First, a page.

Northern New Mexico gets early blast of winter
A short, quick winter blast Sunday night and Monday morning closed Santa Fe schools, brought a foot of snow to the ski area and departed the city with a frigid reminder that there’s still such a thing as winter, even in a time of drought.
Santa Feans woke up Monday to between 1½ and 3 inches of snow, prompting Santa Fe Public Schools and Santa Fe Community College to cancel classes, in part due to concerns about roads that in some places were slick and treacherous.
District spokesman Jeff Gephart said the low temperatures — which fell to 22 degrees early Monday morning — played a major role in the schools’ decision.
The snow, he said, froze into “an absolute sheet of ice. … It wasn’t just the snow, it was the other conditions as well.”
On Sunday evening, Gephart said the district’s transportation department drove throughout the area, from Eldorado to Tesuque, judging road conditions. Gephart said officials initially had planned a two-hour delay based on feedback from the department, but were forced to re-evaluate early Monday morning.
“The size of the district is such that in some areas there might not be as much snow, but to isolate just the kids in that area … it’s an impossible task,” he said. “We didn’t want to risk any injuries, or worse.”
Gephart said the possibility of snow-piled driveways and icy neighborhoods was not worth the risk.
“We transport over 8,000 students daily on buses,” said Gephart, adding that kids also walk to school or are dropped off by family members. “The safety of the kids comes first. Providing education opportunities — I don’t want to say it’s secondary — but we want to make sure our students and staff are safe first.”
Perhaps because Monday was a holiday, traffic was lighter than normal during the morning, but Santa Fe police noted an increase in snow-related accidents — most of the fender-bender variety — during the commute.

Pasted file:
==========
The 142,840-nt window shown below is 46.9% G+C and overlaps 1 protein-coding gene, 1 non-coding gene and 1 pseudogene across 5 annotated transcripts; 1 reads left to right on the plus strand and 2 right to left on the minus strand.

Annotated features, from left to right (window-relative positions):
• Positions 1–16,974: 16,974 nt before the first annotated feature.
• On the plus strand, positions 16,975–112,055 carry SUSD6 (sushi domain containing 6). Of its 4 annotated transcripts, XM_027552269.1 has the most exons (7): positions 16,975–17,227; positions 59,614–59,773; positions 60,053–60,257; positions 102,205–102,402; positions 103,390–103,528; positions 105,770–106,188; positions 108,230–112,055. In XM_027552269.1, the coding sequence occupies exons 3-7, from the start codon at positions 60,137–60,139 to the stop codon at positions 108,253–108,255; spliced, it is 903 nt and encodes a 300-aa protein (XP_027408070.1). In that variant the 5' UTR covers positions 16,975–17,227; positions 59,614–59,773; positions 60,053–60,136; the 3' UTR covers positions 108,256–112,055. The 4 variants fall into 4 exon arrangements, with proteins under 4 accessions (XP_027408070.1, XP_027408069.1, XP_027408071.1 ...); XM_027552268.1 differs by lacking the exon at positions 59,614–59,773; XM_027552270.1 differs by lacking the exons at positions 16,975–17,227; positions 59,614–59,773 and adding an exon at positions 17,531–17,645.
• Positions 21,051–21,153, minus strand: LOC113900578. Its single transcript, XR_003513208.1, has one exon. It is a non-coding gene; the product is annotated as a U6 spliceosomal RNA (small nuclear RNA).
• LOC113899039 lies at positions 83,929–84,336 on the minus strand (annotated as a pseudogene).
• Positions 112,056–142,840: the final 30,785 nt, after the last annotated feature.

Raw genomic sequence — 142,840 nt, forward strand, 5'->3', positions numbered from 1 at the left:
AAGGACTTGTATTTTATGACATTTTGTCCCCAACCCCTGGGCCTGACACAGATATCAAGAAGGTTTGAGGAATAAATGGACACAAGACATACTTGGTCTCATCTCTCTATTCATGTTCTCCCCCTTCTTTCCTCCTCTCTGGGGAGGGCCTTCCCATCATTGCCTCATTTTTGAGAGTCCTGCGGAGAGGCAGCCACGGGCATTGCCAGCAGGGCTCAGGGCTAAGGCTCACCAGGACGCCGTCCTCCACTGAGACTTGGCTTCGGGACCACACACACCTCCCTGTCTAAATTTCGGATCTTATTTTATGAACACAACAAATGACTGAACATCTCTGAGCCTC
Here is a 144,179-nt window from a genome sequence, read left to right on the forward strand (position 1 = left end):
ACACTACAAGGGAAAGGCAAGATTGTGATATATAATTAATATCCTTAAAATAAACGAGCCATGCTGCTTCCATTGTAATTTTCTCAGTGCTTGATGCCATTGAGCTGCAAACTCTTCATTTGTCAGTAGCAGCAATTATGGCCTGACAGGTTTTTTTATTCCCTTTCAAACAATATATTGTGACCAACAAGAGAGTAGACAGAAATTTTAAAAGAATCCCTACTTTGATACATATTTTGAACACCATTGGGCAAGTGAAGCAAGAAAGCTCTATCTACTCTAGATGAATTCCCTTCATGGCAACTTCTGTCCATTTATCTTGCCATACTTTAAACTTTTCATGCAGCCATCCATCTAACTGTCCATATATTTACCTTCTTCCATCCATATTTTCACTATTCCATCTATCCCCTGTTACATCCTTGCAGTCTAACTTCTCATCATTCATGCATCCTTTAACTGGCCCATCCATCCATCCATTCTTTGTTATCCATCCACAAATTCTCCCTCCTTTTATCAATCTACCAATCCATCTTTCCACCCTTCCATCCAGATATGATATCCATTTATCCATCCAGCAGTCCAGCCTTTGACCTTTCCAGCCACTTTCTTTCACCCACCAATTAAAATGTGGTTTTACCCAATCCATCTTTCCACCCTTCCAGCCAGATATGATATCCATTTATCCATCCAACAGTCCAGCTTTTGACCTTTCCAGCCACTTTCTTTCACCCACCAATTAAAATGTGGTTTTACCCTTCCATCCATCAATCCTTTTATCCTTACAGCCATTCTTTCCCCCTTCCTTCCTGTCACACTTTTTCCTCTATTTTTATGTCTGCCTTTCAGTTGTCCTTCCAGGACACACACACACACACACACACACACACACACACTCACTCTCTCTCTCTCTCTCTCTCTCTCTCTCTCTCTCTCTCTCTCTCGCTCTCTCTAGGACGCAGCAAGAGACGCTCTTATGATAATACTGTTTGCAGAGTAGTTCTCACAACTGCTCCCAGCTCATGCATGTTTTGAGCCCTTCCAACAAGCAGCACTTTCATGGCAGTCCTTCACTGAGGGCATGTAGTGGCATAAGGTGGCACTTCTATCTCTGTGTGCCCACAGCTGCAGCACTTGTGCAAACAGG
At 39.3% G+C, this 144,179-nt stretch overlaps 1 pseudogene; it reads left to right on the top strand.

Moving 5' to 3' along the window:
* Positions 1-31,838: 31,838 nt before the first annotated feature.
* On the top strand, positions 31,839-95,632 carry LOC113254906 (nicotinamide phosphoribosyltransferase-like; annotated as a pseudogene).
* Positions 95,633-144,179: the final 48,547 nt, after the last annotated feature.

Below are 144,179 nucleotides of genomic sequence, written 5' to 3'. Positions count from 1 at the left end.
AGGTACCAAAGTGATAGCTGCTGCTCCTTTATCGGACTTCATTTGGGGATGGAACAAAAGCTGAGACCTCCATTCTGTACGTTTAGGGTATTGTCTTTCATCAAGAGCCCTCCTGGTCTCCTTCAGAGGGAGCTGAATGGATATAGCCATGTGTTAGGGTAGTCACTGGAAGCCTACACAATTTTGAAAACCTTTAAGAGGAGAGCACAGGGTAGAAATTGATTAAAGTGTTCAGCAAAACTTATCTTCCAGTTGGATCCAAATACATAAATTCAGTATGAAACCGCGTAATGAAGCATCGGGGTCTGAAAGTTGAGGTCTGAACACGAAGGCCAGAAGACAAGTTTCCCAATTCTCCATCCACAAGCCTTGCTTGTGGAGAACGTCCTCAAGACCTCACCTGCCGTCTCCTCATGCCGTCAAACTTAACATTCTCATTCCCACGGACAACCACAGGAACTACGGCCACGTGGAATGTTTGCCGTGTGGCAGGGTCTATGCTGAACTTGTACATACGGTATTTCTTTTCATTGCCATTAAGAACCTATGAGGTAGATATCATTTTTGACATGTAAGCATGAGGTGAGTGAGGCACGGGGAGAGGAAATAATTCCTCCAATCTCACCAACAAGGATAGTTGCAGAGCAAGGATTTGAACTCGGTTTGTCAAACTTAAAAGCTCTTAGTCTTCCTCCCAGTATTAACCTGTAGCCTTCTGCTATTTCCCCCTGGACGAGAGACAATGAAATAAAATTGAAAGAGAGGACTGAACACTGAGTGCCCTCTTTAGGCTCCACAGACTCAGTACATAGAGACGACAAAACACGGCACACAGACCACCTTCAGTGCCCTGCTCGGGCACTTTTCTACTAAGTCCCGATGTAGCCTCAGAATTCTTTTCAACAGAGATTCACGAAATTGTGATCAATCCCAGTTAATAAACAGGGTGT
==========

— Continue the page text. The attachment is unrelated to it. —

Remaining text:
Lt. Judah Montano said city police already had responded to four or five crashes “in a row” before noon on Monday. No major injuries were reported.
Nevertheless, auto-repair shops didn’t see much of an increase in business. If anything, some said business may have slowed.
At Ben’s Automotive Services, those who were scheduled to come in to the shop had to cancel their appointments, said its manager, Delores Rios.
“They call and say they couldn’t get out of their driveway,” she said.
The smiles, it seemed, belonged to those who have skiing on their minds. Ski Santa Fe reported 12 inches of snow — great news for those who remembered the bone-dry winter of 2017-18. The ski hill will officially open for the season on Thanksgiving Day.
Meteorologists say this may only be the beginning, with an El Niño system predicted this winter. Still, the intensity of the storm in New Mexico, for mid-November, was unusual.
“Normally we don’t see something like this until early December,” said Roger Smith, a meteorologist with the National Weather Service in Albuquerque.
Several areas of Northern and Eastern New Mexico saw significant snowfall, with areas south of Santa Fe experiencing about 4½ inches and Glorieta getting more than eight.
Although temperatures are expected to rise throughout the week, forecasters expect Tuesday morning will be frigid, with a record low of about 9 degrees. The previous record was set in 2014, at 13 degrees. After a bone-chilling start, Tuesday’s high is expected to reach the mid-30s, with temperatures getting to the mid-40s by later in the week.